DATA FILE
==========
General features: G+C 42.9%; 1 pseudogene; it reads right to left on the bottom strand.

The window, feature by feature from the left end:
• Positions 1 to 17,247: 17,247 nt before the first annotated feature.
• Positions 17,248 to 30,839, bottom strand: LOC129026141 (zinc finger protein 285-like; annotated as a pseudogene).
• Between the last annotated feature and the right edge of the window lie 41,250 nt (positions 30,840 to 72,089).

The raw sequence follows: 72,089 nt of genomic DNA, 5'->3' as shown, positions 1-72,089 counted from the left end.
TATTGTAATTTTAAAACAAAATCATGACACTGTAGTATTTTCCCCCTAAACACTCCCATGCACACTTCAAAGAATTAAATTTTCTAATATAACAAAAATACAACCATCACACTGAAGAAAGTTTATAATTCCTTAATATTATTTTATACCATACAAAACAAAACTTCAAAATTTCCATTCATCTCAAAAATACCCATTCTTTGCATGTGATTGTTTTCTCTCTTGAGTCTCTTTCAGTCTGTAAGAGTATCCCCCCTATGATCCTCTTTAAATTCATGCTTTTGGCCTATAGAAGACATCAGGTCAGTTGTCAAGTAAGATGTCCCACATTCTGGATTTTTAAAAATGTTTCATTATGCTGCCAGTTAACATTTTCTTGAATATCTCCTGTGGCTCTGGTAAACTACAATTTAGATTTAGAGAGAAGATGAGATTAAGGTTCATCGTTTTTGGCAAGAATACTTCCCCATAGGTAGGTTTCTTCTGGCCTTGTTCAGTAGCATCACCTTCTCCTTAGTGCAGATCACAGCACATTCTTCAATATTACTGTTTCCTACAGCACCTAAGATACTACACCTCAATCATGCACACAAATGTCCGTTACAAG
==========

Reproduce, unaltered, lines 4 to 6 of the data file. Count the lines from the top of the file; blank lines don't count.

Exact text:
• Positions 17,248 to 30,839, bottom strand: LOC129026141 (zinc finger protein 285-like; annotated as a pseudogene).
• Between the last annotated feature and the right edge of the window lie 41,250 nt (positions 30,840 to 72,089).

The raw sequence follows: 72,089 nt of genomic DNA, 5'->3' as shown, positions 1-72,089 counted from the left end.